-are the dividends re-invested used to by more VAS units
-does it make it harder to calculate capital gains on units if I participate in the DRP
I know for yearly tax purposes they send you out a summary that you can just plug in, and also they send stuff to the tax office so eTax normally just auto-fills it for me. If you mean after you sell units - I don't know, never sold any units.
-what happens if the amount is not enough to buy the extra unit, what happens to that portion of money
You can own fractions of units.
-would you suggest VAS for the long term as in 20years or is it something you would suggest selling as soon as there were significant gains
Buy and buy and buy and never sell until you are an old, rich man/woman.
-i also read about allocations between different ETF's. If I had 6k in VAS and I wanted VEU and VTS would I have to buy the ETF separately or can i split that 6k between the 3 ETF's? Is there a charge for this?
Depends if you are talking about the ETFs (traded on the market) or the Managed Funds (purchased through Vanguard). The managed funds each require a minimum buy-in of $5000. The ETFs have no minimum and you can buy whatever units you want of whatever ETFs just like you could shares in different companies.
-is there any compounding effect in buying and holding ETF for the long term (end balance similar to a managed fund after 30 years)
OR am I only banking on the growth of the unit price overtime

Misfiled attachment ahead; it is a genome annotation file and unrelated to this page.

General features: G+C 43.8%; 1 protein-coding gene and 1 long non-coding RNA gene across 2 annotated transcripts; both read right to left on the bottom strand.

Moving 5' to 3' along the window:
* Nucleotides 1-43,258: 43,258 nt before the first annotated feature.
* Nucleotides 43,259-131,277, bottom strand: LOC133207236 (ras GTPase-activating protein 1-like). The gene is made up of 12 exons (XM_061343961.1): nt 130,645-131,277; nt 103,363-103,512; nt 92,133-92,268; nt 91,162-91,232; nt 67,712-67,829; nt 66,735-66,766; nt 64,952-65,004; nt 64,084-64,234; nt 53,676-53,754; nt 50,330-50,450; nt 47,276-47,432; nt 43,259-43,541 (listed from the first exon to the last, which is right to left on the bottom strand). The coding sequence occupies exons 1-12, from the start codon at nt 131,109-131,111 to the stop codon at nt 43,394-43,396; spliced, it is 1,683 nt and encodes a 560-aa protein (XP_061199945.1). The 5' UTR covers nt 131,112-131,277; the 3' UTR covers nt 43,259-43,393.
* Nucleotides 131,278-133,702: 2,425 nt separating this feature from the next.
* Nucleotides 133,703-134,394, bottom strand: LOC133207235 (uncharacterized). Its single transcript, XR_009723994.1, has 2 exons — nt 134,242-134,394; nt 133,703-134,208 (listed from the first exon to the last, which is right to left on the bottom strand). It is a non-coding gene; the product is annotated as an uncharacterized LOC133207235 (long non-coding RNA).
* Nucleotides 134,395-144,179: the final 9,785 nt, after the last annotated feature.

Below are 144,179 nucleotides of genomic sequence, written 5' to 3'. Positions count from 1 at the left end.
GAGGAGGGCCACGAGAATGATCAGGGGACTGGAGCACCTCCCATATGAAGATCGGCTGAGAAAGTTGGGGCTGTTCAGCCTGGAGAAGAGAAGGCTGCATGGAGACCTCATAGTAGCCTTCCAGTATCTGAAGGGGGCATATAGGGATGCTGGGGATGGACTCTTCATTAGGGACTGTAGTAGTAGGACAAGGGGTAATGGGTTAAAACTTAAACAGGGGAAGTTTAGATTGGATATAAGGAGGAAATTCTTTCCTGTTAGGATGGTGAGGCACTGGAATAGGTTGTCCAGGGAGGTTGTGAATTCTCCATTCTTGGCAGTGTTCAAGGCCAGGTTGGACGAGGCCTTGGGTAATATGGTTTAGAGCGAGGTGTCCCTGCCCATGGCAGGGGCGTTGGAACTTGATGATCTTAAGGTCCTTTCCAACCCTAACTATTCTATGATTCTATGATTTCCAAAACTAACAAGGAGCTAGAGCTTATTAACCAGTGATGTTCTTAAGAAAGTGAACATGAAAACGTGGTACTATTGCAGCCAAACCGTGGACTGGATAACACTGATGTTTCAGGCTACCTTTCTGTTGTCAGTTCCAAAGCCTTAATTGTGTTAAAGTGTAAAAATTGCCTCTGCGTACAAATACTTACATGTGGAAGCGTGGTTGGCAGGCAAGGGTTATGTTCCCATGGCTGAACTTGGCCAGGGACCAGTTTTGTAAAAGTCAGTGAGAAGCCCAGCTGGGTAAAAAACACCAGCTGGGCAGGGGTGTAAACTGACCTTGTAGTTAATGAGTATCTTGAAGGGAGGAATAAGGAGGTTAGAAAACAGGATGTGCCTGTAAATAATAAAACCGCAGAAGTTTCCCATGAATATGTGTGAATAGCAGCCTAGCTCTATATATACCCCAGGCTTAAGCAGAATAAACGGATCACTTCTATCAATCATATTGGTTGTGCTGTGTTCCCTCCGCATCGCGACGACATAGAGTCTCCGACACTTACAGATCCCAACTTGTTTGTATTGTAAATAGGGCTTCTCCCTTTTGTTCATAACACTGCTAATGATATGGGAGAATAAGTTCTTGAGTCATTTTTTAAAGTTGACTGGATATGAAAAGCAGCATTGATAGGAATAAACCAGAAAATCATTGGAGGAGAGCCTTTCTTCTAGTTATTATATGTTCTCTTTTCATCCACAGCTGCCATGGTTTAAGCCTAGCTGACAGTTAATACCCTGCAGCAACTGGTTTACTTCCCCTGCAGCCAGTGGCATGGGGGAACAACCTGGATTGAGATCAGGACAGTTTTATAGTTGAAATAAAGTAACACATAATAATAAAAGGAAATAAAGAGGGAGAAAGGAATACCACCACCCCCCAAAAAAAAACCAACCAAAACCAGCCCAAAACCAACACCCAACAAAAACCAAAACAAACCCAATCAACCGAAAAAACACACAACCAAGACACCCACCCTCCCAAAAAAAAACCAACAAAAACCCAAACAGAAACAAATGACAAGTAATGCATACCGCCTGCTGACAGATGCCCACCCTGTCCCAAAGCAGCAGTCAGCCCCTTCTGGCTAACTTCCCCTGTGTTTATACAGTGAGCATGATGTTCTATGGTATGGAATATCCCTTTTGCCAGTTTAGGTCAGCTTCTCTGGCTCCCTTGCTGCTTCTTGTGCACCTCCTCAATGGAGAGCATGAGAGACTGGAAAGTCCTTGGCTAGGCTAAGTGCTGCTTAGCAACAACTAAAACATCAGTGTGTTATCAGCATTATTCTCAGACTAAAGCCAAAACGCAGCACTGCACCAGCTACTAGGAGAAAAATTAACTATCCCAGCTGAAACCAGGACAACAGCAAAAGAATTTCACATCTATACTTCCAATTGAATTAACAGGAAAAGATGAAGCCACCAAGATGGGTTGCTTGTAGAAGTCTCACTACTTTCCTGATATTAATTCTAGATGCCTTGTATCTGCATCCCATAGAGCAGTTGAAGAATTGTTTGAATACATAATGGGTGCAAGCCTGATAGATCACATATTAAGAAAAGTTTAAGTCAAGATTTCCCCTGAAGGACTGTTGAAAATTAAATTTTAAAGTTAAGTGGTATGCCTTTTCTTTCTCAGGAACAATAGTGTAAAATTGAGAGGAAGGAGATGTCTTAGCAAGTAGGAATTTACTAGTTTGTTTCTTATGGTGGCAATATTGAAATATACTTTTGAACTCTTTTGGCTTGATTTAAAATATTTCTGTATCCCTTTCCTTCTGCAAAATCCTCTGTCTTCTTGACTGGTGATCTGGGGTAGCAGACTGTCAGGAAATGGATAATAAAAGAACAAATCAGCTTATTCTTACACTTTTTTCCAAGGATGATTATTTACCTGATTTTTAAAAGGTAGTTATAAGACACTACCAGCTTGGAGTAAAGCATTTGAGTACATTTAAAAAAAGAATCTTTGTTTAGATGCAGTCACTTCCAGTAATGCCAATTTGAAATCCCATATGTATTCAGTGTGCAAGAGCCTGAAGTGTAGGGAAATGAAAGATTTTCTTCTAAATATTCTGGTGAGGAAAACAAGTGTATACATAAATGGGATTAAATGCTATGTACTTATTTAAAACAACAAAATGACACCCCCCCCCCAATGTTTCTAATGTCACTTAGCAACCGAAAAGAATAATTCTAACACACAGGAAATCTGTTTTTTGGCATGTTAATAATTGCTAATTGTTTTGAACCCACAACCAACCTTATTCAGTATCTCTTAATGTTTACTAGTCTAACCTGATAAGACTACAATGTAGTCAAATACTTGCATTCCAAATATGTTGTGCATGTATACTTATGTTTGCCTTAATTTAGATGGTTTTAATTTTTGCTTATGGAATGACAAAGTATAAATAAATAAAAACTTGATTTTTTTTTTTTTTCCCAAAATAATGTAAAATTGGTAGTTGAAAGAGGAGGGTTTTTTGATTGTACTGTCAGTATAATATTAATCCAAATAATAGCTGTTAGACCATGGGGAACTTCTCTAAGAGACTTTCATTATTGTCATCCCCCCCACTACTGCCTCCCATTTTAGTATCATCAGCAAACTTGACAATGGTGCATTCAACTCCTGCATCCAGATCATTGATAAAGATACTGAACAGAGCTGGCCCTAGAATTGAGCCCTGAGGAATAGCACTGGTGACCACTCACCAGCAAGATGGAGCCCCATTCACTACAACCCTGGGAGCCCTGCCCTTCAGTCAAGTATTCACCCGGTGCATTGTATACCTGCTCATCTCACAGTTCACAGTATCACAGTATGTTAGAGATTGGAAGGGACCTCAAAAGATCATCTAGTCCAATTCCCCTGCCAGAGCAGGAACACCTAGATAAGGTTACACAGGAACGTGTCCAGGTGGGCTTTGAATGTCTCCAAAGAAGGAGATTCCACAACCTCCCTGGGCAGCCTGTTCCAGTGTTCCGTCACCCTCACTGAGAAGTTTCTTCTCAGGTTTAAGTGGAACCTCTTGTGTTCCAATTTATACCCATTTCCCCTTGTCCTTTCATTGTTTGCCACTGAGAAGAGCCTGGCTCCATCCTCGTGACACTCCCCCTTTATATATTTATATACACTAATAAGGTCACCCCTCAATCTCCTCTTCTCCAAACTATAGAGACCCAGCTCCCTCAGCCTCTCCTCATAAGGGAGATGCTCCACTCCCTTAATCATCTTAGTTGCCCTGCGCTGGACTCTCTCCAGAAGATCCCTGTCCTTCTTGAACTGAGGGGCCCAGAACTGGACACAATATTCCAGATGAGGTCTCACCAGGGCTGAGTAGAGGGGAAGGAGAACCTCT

The compounding comes from your dividend reinvestment as well as the value of the shares held over time. This is no different to how the managed funds/mutual funds work. Increase in the value of any stock is literally capital growth + any dividends paid out/reinvested.
How well do you think these VAS holdings would do, compared to a mutual fund given the timeframe, initial capital and yearly contributions.
Over the long-term, index ETFs such as VAS, will definitely outperform mutual funds in the same sector. A small percentage of mutual funds will outperform each year, but because it's never the same funds outperforming for very long, the inevitable victor is the index.
Sorry for the silly questions, I have read many forums and am now asking questions to what I still don't understand before jumping into VAS or a mutual fund.
There were no silly questions in there.
I got a little confused in how you seemed to use the terms 'mutual fund' and 'managed fund' interchangeably. Try to understand the differences between Vanguard ETFs, Vanguard Managed Funds, and all other non-index tracking 'mutual funds'. Vanguard's ETFs and Managed Funds track the same indexes, but are purchased differently and have different expense ratios.
The Vanguard Managed Funds have higher management costs but you can BPAY small amounts of money into them every week essentially like you would a savings account (there is still a buy/sell spread but it's a minor enough thing to ignore). They are great for trickling money into long-term, and when your balance gets over 100,000 you can shift into a wholesale fund where the management costs are close enough to the ETFs to be negligible (in my opinion).
The Vanguard ETFs are bought on the stock market and will cost you for each trade (cost varies depending on who you are with - nabtrade, commbank, etc). For this reason they are best purchased in bulk, ie save up and buy them all at once - monthly, quarterly or yearly.
Other non-index-tracking mutual funds are all different and I have no specific opinion on them except the general opinion that it is dumb to try and beat the index, so Vanguard is better.